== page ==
STUMP » Articles » Illinois Governor's Race: The Looming Pensions Problem » 22 October 2014, 10:16

Where Stu & MP spout off about everything.

Illinois Governor's Race: The Looming Pensions Problem  

by

22 October 2014, 10:16

In two prior posts, I rounded up some stories about a newspaper endorsement for the Republican candidate for Illinois governor, waiting for something from Rich Miller at CapitolFax.

I searched around on Miller’s site, and on Crain’s, where I had linked some of the commentary, but all I found was this round-up post, which noted this little brou-ha-ha is getting little play.

I can see why Miller might be expecting more of an uproar — after all, media people tend to over-cover media-related stories due to their own direct interest. However, and I think Rich Miller and others realize this, there are far bigger problems in Illinois than some issue about a reporter with a politically-active wife getting sidelined for a short period.

Namely: the pensions problem.

Just for a quick taste, here are some of my prior posts on Illinois’s (and specifically, Chicago’s) pension problems:

Yes, Chicago gets heavy play, but it’s not the only municipal pension in trouble in Illinois. It’s just the largest one, of all the city-based pensions.

As for the state-based pensions, the teachers pension is in pretty bad shape. Some good, but dated information can be found here on Ballotpedia. Sure, the politicians’ pension has a lower funded ratio, but the issue is that there are far more teachers than politicians.

The most recent CAFR (comprehensive annual financial report) I can find on this pension is for the fiscal year ending June 30, 2013. So one year newer than the Ballotpedia numbers.

Here are some important numbers from that report:

  • Funded ratio in 2013: 41%
  • Funded ratio in 2004: 62% (it reached a peak of 64% in 2007, and has been decreasing since)
  • Number of active members (i.e., still working): 161K
  • Number of inactive members (not contributing to TRS, not retired yet): 120K
  • Number of benefit recipients: 109K

But the asset returns have been so good! (recently) How can we have a deterioration of funded status?!

Well, If you go back to Ballotpedia, you will see this chart:

Take a look at the percentage of the “required” contribution that was actually contributed. They have never made a full contribution in the past 5 years — this is true of the Illinois pensions shown, and true about basically every public pension in trouble.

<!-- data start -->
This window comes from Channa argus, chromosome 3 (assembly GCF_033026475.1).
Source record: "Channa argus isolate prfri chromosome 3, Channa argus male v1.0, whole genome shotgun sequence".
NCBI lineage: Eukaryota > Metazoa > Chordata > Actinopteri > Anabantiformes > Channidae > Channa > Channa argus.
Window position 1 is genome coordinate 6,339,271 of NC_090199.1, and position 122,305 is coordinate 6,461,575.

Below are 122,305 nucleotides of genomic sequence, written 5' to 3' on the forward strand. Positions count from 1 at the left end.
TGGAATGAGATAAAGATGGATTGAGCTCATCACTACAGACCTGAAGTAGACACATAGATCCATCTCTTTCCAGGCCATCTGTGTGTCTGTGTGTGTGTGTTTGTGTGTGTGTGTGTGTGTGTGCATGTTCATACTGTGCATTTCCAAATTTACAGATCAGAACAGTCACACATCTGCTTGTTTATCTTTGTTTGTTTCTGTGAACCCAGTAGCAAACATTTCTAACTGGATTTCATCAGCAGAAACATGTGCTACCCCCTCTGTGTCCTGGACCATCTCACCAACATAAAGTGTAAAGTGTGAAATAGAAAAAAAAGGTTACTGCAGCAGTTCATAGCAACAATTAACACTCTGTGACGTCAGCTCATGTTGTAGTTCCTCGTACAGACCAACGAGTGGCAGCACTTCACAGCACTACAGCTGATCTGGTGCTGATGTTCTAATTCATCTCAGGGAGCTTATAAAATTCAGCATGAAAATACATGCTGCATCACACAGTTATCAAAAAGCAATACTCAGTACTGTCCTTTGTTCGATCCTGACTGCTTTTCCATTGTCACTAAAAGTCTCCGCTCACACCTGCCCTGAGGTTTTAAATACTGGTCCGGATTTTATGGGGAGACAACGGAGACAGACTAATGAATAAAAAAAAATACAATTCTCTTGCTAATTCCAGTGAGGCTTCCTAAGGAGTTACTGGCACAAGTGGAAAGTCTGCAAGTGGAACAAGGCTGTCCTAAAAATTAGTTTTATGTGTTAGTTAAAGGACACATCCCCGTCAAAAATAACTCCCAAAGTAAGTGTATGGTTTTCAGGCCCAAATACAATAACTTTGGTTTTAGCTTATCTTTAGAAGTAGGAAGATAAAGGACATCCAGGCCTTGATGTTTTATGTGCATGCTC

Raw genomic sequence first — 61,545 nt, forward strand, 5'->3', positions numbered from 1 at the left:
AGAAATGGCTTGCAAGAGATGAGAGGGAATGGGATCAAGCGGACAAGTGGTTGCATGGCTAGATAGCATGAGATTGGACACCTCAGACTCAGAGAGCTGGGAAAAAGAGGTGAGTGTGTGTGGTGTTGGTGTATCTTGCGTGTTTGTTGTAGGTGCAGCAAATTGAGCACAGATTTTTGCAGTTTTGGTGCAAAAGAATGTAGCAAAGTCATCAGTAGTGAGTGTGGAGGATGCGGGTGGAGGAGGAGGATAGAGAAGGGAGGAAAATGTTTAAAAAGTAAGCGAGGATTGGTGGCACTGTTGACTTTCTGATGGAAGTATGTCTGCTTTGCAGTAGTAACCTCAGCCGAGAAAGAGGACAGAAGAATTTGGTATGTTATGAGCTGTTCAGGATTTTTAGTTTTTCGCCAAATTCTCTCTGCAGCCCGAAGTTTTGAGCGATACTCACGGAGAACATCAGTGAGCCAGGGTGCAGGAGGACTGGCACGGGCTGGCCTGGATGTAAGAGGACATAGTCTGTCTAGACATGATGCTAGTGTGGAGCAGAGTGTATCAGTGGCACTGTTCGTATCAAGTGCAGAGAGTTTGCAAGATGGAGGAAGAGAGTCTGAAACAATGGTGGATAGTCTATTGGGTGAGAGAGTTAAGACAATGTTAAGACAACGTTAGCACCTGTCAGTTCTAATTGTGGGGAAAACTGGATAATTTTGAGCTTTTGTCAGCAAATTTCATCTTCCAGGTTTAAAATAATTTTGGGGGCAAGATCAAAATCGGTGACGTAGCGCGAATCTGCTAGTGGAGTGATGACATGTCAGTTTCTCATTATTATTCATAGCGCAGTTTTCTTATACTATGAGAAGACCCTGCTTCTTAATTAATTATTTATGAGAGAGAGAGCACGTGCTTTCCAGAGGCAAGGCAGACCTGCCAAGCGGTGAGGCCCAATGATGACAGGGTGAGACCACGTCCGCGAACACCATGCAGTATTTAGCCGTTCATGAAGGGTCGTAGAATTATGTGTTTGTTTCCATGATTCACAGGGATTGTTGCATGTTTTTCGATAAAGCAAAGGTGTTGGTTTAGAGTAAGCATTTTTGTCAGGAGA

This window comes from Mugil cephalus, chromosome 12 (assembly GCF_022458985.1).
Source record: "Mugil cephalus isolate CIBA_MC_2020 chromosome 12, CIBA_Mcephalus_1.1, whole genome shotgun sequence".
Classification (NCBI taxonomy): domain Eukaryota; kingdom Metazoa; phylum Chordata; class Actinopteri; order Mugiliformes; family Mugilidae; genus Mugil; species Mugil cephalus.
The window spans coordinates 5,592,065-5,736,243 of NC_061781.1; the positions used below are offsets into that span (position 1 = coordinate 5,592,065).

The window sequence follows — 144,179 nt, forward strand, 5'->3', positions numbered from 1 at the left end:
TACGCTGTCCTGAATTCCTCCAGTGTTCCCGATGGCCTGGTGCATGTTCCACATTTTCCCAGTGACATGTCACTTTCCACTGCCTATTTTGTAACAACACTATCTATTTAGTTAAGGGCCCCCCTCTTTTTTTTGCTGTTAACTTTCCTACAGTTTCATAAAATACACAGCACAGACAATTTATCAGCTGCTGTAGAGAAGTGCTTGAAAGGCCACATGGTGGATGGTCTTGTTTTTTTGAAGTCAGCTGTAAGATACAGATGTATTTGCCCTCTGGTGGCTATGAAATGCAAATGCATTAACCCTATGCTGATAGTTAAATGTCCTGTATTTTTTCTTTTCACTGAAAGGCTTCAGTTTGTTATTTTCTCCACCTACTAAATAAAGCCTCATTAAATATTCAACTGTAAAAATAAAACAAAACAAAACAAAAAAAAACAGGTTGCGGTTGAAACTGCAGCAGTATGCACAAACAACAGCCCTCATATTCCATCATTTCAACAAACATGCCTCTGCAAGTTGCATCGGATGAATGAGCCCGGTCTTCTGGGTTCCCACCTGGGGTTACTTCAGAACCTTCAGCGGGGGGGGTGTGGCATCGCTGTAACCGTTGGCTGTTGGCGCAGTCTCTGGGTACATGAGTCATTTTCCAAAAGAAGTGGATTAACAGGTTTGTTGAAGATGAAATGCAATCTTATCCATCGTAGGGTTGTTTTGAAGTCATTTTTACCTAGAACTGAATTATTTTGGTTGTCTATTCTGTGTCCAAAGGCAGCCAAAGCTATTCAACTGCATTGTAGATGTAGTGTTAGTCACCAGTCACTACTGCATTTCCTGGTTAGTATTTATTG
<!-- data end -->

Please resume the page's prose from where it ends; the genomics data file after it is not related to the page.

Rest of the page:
Almost always, the primary problem for pensions is undercontribution. And if you undercontribute every year, sometimes by huge gaps, the funded status will deteriorate.

So, the two candidates for Illinois governor have to deal with this. Quinn has already tried over his term, with little effect. Yes, they crammed through some legislation, but if the Illinois Supreme Court rules the pension cuts to be unconstitutional, what then? Some are talking of amending the state constitution, but given how hard it was just to pass legislation, amending is going to be even tougher. Here, one proponent for pension reform is trying to think this through.=

So no, who cares about some reporter when you have a problem of billions of dollars hanging over the heads of the gubernatorial candidates. I am not saying Rauner shouldn’t be dug into – he should be, and there are plenty of stories running on Rauner’s past activities. Illinois definitely doesn’t need another corrupt governor, so some stories on past behavior can be pertinent.

But, giving the impending fiscal disaster, it seems to me that people are, indeed, focusing more on that than the specifics of the two men.

But we shall see come November 4.

Compilation of Illinois posts


Related Posts
Kentucky Meltdown: Teachers in Revolt, Bill in the Sewers, and Nothing Actually Solved
Divestment and Activist Investing Follies: Shooting Yourself in the Foot?
New Jersey's Pension Non-Solution: Giving the Fund Management to the Unions